Lawmakers Skeptical About Governor's New Plan To Fund Lake Cleanup
Vermont’s secretary of natural resources is out with a new plan to fund costly water quality improvements, but legislators have some concerns about where she wants the money to come from.
The blue-green algae blooms that shut down beaches on Lake Champlain this summer are a symptom of severe water quality issues across Vermont, and policymakers say the state will have to spend an additional $1 billion over the next 20 years to address the problem.
During the last legislative session, lawmakers instructed a “working group” to come up with a long-term funding plan for the water quality expenditures. That group, led by Secretary of Natural Resources Julie Moore, issued a draft report Tuesday that recommends reallocating existing funds to pay for clean water efforts through at least 2024.
Specifically, Moore says Vermont should earmark $22 million annually from the capital bill for clean water projects.
Moore says the solution isn’t ideal, since it pulls money from a “limited pool of dollars” that already has “a number of demands placed on it.”
“And we know we’re competing with those needs, and very aware of that,” Moore says. “It’s always a conversation about tradeoffs, and certainly we’ve been having those conversations, and they need to continue within the various agencies of state government.”
Senate President Pro Tem Tim Ashe says he’s happy to see the administration of Gov. Phil Scott acknowledge the need for increased water quality funding.
"We have mental health facility needs that would likely come from the capital bill ... And that's the thing we're going to have to really understand - how we are not sacrificing the well-being of people with mental health issues, and the public safety issues related to that in the communities?" — Senate President Pro Tem Tim Ashe
Earlier this year, lawmakers approved a budget that increased clean water investments by 70 percent over previous levels; the report issued Tuesday would maintain those levels through fiscal year 2024.
The concern, Ashe says, is that the funding plan siphons money away from an existing capital program that already faces significant pressures.
“We have mental health facility needs that would likely come from the capital bill. We have Woodside, the detention facility for youth, which is in great need of either replacement or repair. We have corrections facilities that are in need or replacement or rehabilitation,” Ashe says.
This year’s capital bill includes about $73 million for state construction projects. But that number is expected to go down in future years, as a result of diminished borrowing capacity. Setting aside $22 million for water quality projects, according to Ashe, could force the state to shortchange other obligations.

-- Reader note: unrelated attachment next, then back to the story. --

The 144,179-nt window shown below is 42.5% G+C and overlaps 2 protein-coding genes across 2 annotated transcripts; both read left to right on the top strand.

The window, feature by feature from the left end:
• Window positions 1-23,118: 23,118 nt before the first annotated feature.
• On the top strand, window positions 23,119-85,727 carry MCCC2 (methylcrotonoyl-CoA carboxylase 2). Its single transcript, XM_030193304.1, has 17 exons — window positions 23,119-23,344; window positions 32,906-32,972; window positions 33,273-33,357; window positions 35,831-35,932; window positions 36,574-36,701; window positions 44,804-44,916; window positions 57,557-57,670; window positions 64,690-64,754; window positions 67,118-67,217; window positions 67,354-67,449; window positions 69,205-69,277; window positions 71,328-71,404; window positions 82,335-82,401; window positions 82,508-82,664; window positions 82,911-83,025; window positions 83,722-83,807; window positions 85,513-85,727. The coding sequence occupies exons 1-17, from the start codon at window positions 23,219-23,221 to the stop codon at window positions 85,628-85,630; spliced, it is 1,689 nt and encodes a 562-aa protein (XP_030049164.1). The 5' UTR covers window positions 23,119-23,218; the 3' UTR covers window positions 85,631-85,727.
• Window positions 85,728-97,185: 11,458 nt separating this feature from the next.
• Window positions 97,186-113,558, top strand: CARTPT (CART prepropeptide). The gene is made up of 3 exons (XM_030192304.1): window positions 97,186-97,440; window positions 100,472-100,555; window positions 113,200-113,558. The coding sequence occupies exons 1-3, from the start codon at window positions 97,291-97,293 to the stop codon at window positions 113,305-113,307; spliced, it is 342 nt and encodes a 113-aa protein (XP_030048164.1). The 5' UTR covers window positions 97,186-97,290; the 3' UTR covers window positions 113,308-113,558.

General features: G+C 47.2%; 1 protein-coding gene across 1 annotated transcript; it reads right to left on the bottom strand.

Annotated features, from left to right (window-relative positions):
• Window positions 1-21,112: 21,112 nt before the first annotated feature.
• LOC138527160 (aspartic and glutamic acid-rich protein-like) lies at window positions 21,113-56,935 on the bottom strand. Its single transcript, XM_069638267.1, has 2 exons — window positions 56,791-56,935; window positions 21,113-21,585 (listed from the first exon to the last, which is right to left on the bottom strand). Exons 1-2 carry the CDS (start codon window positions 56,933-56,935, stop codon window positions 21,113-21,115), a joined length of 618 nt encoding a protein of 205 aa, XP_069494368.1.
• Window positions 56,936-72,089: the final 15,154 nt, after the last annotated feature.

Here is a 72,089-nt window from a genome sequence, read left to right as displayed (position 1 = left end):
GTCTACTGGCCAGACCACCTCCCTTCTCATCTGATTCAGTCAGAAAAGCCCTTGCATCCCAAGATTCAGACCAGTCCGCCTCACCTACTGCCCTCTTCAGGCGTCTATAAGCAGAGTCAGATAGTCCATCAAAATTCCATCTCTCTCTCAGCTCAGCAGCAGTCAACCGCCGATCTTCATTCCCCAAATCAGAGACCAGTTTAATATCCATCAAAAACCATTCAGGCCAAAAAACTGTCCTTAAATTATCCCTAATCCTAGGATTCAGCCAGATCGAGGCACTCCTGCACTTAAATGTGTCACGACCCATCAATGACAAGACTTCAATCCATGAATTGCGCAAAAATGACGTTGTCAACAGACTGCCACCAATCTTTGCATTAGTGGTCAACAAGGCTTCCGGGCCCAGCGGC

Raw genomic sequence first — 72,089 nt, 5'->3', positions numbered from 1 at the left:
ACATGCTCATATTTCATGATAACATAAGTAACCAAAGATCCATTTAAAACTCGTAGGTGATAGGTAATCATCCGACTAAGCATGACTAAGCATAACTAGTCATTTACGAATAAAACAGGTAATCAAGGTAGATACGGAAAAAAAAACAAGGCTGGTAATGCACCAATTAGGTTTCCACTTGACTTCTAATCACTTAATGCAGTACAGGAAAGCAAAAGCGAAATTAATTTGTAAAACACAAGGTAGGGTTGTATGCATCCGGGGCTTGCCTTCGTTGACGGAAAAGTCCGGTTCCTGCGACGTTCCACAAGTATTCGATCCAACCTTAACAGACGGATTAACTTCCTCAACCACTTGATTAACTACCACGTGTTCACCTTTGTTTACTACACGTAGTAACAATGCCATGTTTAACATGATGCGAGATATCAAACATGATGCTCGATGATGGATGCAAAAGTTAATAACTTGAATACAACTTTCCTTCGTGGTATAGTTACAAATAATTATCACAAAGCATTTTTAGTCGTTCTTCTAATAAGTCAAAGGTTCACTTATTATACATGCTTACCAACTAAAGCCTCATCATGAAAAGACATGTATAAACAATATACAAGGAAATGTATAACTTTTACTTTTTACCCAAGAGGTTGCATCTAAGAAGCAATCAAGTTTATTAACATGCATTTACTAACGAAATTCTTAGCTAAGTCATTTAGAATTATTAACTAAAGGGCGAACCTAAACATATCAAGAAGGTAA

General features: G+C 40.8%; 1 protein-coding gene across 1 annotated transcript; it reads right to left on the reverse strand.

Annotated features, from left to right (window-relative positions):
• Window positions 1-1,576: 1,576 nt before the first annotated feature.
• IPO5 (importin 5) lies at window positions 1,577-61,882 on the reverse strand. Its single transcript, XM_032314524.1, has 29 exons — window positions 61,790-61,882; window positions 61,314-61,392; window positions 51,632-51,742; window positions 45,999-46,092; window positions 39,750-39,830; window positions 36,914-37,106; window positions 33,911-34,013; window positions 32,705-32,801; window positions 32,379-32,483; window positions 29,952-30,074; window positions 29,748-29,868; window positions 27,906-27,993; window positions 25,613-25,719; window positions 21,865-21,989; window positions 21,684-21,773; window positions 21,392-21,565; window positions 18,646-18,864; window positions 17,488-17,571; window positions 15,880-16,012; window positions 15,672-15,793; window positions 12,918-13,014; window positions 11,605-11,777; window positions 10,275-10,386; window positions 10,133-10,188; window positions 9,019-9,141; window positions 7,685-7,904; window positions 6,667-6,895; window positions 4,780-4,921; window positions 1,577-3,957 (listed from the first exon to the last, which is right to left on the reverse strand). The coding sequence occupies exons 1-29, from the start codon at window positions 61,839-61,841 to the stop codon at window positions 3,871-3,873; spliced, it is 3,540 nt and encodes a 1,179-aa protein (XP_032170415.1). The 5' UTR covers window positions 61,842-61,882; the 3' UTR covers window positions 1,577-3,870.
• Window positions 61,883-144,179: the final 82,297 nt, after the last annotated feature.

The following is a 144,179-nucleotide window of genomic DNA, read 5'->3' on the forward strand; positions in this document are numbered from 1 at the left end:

“And that’s the thing we’re going to have to really understand - how we are not sacrificing the well-being of people with mental health issues, and the public safety issues related to that in the communities?” Ashe says.
Rep. Alice Emmons, the chairwoman of the House Committee on Corrections and Institutions, says she too worries that Moore’s proposal could force the state to defer action on key state construction projects. She has another concern as well: The capital bill is funded through bonding, which means the state is borrowing the money to fund projects now, then paying off the debt over time.
“And I’m sort of using the analogy, in your home budget, if you have a major expense coming up either in your home or college expense or medical expense … do you put that on your credit card?” Emmons says.
Rebekah Weber, the Lake Champlain Lakekeeper at the Conservation Law Foundation, says the Legislature specifically asked the working group to come up with a “long-term funding methods” to pay for water quality costs.
“We were hoping to see that come in that report, and I would say the agency fell short in that charge,” Weber says.
Weber says capital bill money comes with restrictions, in terms of how the money can be disbursed. And she says orchestrating the multitude of projects needed to reduce water pollution requires a more reliable long-term revenue stream than the one recommended in the working group’s report.
“And I want to emphasize long-term, because it was meant to be a funding stream that we could really plan on and plan around, because many of the projects that need to be implemented on the ground, they require a certain amount of planning to take place,” Weber says.
Earlier this year, State Treasurer Beth Pearce recommended a per-parcel fee on every landowner in Vermont to fund the water quality initiative. Moore says the working group studied the proposal, but that “we came away with as a many questions as answers.”
Moore says administering a per-parcel fee, or assessing a fee based on the amount of impervious surface on a property, would be incredibly complex. And she says there aren’t any obvious ways to overcome those hurdles.
She says it’s possible the concept might be feasible, but that the state will likely need some outside help to chart a path forward. She says the state might enlist outside expertise as early as this spring to analyze the options.
And Moore says the administration will continue its efforts to identify a long-term revenue source for a water quality initiative that will likely last decades.